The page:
Fort Snelling was built in the early 1820s near the confluence of the Mississippi and Minnesota rivers, a place of great significance for both the Dakota people and European fur traders. No battles were ever fought at the fort. It served mostly as place to regulate the fur trade, rather than as a strategic military outpost.
The river valley below the old fort is a state park and nature preserve.
After the Dakota conflict of 1862, about 1,600 American Indians were detained there, awaiting an unknown fate. Hundreds died of while incarcerated. Most of the rest were moved to reservations in South Dakota and 303 were sentenced to die. President Abraham Lincoln reduced the sentences of 246 to life in prison, but left 39 to be executed. Thirty-eight were hung in Mankato, Minn., on the day after Christmas in the largest mass execution in U.S. history.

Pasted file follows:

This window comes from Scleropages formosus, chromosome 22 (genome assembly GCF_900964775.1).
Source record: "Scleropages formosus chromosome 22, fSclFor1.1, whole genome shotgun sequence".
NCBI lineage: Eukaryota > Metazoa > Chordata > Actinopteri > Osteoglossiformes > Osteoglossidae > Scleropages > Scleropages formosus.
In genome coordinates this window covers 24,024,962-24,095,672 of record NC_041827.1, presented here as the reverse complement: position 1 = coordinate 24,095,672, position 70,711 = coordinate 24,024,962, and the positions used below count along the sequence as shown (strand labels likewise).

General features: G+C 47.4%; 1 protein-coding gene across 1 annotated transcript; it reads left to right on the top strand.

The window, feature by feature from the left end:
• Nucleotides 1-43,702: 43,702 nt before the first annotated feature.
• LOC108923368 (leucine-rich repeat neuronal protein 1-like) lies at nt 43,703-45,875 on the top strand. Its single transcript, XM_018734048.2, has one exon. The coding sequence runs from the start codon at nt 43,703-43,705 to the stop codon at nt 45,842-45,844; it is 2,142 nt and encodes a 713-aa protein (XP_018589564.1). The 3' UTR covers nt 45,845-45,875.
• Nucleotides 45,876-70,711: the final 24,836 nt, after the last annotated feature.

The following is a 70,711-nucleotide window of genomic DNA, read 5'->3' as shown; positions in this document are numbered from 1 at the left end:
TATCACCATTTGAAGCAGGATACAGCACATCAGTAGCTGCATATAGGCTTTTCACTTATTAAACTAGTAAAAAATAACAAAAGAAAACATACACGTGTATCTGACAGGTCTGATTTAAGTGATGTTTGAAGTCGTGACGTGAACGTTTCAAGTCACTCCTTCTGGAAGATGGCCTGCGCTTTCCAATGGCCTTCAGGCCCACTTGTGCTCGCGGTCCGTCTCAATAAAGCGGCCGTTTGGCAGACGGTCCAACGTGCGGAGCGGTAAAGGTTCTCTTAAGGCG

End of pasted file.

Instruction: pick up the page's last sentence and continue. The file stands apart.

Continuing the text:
I visited the fort recently and took a walk around Pike Island, stopping for a moment at the sand point where the rivers meet — a sacred place for the Dakota people and now a peaceful urban space enjoyed by hikers, boaters and nature-lovers.